5 Charts that Prove this Market Bubble is Not Slowing Down
The stock market continues to show volatile signs of a market bubble. Here’s five charts that show that a very real bubble is on the horizon.
1. Economic Bubbles and The Breadwinner Economy
Former Congressman and Reagan’s budget director, David Stockman highlights that, “Another month has passed in which the number of Breadwinner jobs remain below where it was when Bill Clinton was in the White House. Since then two presidents have come and gone, and now possibly a third. Yet there are still 300,000 fewer jobs in the productive center of the U.S. economy than there were in early 2001.”
Stockman levels, “This suggests something isn’t right, and that point is further driven home by the pancaking of the industrial economy over the last decade. Specifically, industrial production in June was still lower than at the pre-crisis peak”
What all of this equates to is a crisis of economic stagnation. It bolsters national debt and puts forward a threat to fiscal governance. Stockman summarizes that, “You can’t justify a healthy economy purely on the claim that jobs grew by 209,000 in July or that GDP is up at a minimal 1.9% rate in the first half of the year.”
2. Of Market Bubbles and Bank Loans
Financial market analyst, Lee Adler highlighted in mid-June that we have entered a period of calm before the storm. He argues that the storm is due to begin when the Federal Reserve starts to shrink its massive balance sheet.
Adler writes, “Some of the increase in debt that had driven the economy and the asset bubbles has bled off. With the Fed announcing that it will reduce its balance sheet, that’s likely to deter speculative borrowing even more.”
“The bull market has been driven by free and easy credit. The free part is going away. The easy part is about to.”
The direction of this line over the next few months could render an important signal for the stock market.
3. Peak Margin Debt in 2017
Margin debt is the debt a brokerage customer incurs by trading on margin. The method typically takes place when investors offer securities to their brokerage firm in order to get a loan. The method is often coupled with market crashes and devastating economic conditions.
The NYSE updated report for the month of June (there’s a month lag) showed that margin debt has hit whopping 539.1 billion. While that figure may be slightly down from the previous two months, it is still over 60% larger than the average margin levels seen in 2008.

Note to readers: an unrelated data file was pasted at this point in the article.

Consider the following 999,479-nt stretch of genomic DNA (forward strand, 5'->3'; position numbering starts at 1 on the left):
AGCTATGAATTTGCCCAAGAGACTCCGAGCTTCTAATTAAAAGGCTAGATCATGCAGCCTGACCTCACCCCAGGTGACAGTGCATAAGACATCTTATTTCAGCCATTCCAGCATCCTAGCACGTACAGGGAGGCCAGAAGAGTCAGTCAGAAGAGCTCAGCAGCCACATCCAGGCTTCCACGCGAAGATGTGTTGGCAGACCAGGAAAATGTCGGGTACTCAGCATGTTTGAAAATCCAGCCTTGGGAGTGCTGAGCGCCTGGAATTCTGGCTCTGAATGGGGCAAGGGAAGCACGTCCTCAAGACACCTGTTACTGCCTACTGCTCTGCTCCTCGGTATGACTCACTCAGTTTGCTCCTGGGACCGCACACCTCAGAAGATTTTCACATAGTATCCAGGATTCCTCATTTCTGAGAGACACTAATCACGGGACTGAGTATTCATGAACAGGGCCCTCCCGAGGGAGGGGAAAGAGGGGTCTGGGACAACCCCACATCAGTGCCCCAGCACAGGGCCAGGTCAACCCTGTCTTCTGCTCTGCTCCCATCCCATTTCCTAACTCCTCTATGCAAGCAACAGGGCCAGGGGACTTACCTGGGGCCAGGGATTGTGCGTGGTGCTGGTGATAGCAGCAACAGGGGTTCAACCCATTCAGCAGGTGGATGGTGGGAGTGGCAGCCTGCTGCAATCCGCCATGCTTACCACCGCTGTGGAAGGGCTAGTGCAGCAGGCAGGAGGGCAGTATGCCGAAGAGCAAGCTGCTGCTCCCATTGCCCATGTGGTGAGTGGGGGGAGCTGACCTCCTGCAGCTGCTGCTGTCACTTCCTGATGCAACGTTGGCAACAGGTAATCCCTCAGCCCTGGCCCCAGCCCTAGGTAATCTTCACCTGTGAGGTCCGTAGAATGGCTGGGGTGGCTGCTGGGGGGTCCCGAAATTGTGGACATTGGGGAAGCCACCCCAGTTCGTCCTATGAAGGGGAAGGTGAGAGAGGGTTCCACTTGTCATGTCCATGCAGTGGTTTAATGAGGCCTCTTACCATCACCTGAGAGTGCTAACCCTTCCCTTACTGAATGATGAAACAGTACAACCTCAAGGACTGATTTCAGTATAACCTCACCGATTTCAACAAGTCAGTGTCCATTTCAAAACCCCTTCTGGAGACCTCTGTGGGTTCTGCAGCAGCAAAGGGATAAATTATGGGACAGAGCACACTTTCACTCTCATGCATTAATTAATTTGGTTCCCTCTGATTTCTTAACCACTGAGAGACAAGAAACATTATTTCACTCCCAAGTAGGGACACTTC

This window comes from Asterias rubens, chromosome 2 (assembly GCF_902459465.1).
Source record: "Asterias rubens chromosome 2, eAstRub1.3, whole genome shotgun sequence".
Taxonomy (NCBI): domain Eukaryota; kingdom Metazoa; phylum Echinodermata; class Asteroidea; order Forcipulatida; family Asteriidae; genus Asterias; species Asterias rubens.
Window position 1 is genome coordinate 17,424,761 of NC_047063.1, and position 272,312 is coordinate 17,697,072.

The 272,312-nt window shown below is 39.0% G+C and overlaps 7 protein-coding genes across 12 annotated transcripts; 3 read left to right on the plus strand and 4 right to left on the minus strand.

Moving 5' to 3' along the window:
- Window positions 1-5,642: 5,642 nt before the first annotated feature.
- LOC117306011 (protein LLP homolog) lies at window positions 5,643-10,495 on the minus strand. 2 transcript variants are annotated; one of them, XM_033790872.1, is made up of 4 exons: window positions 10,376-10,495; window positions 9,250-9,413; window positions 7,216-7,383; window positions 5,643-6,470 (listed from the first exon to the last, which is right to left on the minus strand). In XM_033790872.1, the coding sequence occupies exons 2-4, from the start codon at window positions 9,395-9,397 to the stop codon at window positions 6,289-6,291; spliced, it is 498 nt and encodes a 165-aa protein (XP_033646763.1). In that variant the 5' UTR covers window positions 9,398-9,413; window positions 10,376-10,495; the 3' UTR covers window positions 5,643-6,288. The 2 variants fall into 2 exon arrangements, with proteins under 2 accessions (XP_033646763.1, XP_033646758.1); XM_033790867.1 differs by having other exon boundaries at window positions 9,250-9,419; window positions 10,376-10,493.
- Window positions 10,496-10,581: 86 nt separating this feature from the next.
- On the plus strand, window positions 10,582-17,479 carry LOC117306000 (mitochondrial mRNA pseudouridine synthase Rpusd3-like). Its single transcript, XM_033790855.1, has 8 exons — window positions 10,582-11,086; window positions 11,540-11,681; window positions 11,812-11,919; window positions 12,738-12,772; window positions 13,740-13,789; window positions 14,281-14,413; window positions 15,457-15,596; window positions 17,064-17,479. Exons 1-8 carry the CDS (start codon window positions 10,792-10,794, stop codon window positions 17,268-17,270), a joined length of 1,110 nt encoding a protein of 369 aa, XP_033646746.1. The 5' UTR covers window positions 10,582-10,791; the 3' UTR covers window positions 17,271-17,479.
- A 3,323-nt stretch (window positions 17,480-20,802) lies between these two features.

This approach to using loans as securities to fund markets is not only increasing in quantity – but increasing in risk.
4. IMF: A Dangerous Chinese Debt Bubble
The International Monetary Fund released its latest reporting on China. The report noted that, “International experience suggests that China’s credit growth is on a dangerous trajectory, with increasing risks of a disruptive adjustment and/or a marked growth slowdown.”
The IMF report did not mince words referencing, “The sharp growth in recent years reflects both a rise in credit to the real economy and intra-financial sector claims. The increase in size, complexity and interconnectedness of these exposures have resulted in sharply rising risks.”
The debt boom in China is not going away. Even if numbers from China report that its economic growth in the second quarter was at nearly 7%, based on mounting debt alone there is reason to draw skeptical conclusions in the credibility of that figure.
Via The Telegraph
5. The Wealthy Are Getting Out
Warren Buffett, one of the world’s wealthiest men and considered by many to be the most successful investor alive, is now close to holding just under $100 billion in cash.
So what’s so wrong with one of the richest men on earth having a lot of cash? Actually, quite a bit.
Economist and New York Times best-seller, Jim Rickards summarizes that, “This tells us that Buffett believes stock market valuations are rich (otherwise, he’d be using the cash to buy companies), and that he wants a deep pool of liquidity so he can play the white knight in a coming panic.”
“Buffett has this cash so he can pick up bargains in the coming stock market crash. Do you?”
While the economic bubble is a complex one, understanding where to look and how to be vigilant is not. Digesting economic data and analysis should be taken with a very skeptical approach.
The financial crisis of 2007/2008 was an epic failure of so many to simply recognize the signs all around them. That tragedy will pale in comparison to the bubble that continues to build in the current market.
By operating without blinders those involved in the market can stay above the noise.